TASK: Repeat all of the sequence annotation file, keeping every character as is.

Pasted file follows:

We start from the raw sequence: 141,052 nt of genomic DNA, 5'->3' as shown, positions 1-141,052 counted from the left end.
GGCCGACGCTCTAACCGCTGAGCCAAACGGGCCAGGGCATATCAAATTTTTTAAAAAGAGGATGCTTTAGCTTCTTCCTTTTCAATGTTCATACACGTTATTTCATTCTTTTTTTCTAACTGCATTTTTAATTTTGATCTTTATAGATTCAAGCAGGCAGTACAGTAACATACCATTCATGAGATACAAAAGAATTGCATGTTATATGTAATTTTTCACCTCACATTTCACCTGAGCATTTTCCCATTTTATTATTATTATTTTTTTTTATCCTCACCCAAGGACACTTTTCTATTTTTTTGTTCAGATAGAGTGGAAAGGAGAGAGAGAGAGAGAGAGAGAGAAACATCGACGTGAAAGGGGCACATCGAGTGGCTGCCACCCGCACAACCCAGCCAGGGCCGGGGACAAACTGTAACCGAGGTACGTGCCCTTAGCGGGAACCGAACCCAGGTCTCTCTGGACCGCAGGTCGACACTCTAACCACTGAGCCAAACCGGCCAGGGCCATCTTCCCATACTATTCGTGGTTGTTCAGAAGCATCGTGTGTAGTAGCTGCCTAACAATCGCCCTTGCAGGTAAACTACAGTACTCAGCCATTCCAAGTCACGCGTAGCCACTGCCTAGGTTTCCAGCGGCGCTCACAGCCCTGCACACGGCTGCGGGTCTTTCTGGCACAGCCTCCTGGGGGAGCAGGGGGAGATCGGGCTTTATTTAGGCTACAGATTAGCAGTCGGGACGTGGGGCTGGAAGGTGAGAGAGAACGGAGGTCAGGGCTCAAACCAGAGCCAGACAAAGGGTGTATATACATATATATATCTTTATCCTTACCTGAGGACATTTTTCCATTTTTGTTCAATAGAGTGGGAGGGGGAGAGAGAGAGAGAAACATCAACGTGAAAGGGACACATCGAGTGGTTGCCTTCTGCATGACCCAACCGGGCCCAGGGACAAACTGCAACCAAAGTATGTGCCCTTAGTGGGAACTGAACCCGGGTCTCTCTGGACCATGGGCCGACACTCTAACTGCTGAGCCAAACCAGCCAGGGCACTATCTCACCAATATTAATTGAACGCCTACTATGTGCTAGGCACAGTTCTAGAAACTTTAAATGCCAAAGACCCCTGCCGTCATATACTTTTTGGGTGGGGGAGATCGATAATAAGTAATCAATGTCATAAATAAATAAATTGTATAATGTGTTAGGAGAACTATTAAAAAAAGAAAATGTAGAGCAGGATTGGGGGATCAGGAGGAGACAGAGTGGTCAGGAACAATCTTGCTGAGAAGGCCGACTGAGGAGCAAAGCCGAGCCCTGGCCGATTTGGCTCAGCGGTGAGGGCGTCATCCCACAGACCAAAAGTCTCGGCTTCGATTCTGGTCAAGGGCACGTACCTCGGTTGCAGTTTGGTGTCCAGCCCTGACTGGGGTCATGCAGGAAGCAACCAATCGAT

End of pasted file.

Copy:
We start from the raw sequence: 141,052 nt of genomic DNA, 5'->3' as shown, positions 1-141,052 counted from the left end.
GGCCGACGCTCTAACCGCTGAGCCAAACGGGCCAGGGCATATCAAATTTTTTAAAAAGAGGATGCTTTAGCTTCTTCCTTTTCAATGTTCATACACGTTATTTCATTCTTTTTTTCTAACTGCATTTTTAATTTTGATCTTTATAGATTCAAGCAGGCAGTACAGTAACATACCATTCATGAGATACAAAAGAATTGCATGTTATATGTAATTTTTCACCTCACATTTCACCTGAGCATTTTCCCATTTTATTATTATTATTTTTTTTTATCCTCACCCAAGGACACTTTTCTATTTTTTTGTTCAGATAGAGTGGAAAGGAGAGAGAGAGAGAGAGAGAGAGAAACATCGACGTGAAAGGGGCACATCGAGTGGCTGCCACCCGCACAACCCAGCCAGGGCCGGGGACAAACTGTAACCGAGGTACGTGCCCTTAGCGGGAACCGAACCCAGGTCTCTCTGGACCGCAGGTCGACACTCTAACCACTGAGCCAAACCGGCCAGGGCCATCTTCCCATACTATTCGTGGTTGTTCAGAAGCATCGTGTGTAGTAGCTGCCTAACAATCGCCCTTGCAGGTAAACTACAGTACTCAGCCATTCCAAGTCACGCGTAGCCACTGCCTAGGTTTCCAGCGGCGCTCACAGCCCTGCACACGGCTGCGGGTCTTTCTGGCACAGCCTCCTGGGGGAGCAGGGGGAGATCGGGCTTTATTTAGGCTACAGATTAGCAGTCGGGACGTGGGGCTGGAAGGTGAGAGAGAACGGAGGTCAGGGCTCAAACCAGAGCCAGACAAAGGGTGTATATACATATATATATCTTTATCCTTACCTGAGGACATTTTTCCATTTTTGTTCAATAGAGTGGGAGGGGGAGAGAGAGAGAGAAACATCAACGTGAAAGGGACACATCGAGTGGTTGCCTTCTGCATGACCCAACCGGGCCCAGGGACAAACTGCAACCAAAGTATGTGCCCTTAGTGGGAACTGAACCCGGGTCTCTCTGGACCATGGGCCGACACTCTAACTGCTGAGCCAAACCAGCCAGGGCACTATCTCACCAATATTAATTGAACGCCTACTATGTGCTAGGCACAGTTCTAGAAACTTTAAATGCCAAAGACCCCTGCCGTCATATACTTTTTGGGTGGGGGAGATCGATAATAAGTAATCAATGTCATAAATAAATAAATTGTATAATGTGTTAGGAGAACTATTAAAAAAAGAAAATGTAGAGCAGGATTGGGGGATCAGGAGGAGACAGAGTGGTCAGGAACAATCTTGCTGAGAAGGCCGACTGAGGAGCAAAGCCGAGCCCTGGCCGATTTGGCTCAGCGGTGAGGGCGTCATCCCACAGACCAAAAGTCTCGGCTTCGATTCTGGTCAAGGGCACGTACCTCGGTTGCAGTTTGGTGTCCAGCCCTGACTGGGGTCATGCAGGAAGCAACCAATCGAT